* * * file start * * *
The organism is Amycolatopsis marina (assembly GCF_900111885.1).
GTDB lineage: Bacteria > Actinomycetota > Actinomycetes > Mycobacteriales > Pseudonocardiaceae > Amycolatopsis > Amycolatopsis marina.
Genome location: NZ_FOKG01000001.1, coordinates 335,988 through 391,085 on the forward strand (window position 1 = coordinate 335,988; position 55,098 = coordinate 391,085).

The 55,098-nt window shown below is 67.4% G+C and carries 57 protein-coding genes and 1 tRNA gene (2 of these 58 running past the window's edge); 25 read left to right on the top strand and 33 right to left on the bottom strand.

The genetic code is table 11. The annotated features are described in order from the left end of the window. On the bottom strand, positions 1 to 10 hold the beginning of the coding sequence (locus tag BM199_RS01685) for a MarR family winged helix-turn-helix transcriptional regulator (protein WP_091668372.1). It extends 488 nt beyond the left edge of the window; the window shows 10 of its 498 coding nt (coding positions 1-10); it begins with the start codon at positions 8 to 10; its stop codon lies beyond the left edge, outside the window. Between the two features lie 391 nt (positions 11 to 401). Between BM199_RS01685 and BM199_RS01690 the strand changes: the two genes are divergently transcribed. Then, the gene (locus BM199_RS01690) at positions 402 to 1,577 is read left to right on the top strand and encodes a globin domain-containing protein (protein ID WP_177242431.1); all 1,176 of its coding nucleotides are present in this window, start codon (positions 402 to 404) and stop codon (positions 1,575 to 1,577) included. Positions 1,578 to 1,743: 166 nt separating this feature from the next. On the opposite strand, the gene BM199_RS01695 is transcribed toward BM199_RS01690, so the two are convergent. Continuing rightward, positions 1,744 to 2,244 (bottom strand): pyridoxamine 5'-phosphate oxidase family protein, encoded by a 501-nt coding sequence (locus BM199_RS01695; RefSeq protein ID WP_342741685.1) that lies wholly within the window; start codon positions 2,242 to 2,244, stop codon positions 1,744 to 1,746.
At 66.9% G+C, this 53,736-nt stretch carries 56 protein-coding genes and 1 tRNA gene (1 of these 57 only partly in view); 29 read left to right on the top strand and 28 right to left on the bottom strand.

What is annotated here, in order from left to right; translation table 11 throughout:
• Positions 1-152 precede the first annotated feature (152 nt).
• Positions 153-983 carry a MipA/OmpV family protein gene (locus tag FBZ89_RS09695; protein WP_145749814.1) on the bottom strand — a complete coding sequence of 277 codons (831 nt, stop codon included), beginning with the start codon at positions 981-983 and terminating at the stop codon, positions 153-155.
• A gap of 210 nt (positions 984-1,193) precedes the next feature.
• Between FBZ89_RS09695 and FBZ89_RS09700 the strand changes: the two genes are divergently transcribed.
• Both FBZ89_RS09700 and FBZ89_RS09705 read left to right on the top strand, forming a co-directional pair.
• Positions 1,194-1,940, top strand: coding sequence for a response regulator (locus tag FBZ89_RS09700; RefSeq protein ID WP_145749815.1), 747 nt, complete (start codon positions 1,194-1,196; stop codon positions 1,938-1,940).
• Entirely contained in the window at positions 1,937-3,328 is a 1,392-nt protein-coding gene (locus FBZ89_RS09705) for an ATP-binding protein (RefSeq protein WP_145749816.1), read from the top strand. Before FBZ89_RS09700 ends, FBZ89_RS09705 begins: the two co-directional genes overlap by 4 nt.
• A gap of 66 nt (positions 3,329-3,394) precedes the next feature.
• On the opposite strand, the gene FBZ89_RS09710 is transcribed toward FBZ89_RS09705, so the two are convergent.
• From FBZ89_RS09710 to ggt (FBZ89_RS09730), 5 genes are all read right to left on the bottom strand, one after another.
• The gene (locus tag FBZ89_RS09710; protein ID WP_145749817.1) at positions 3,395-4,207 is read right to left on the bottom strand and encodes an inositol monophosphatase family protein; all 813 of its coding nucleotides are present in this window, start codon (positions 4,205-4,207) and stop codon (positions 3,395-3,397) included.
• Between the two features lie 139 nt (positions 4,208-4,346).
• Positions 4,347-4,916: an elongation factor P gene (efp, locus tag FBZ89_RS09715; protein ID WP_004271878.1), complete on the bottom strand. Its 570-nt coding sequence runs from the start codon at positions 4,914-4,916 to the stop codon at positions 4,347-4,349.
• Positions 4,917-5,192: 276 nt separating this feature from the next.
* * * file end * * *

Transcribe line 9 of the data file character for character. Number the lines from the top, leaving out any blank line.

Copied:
• Positions 153-983 carry a MipA/OmpV family protein gene (locus tag FBZ89_RS09695; protein WP_145749814.1) on the bottom strand — a complete coding sequence of 277 codons (831 nt, stop codon included), beginning with the start codon at positions 981-983 and terminating at the stop codon, positions 153-155.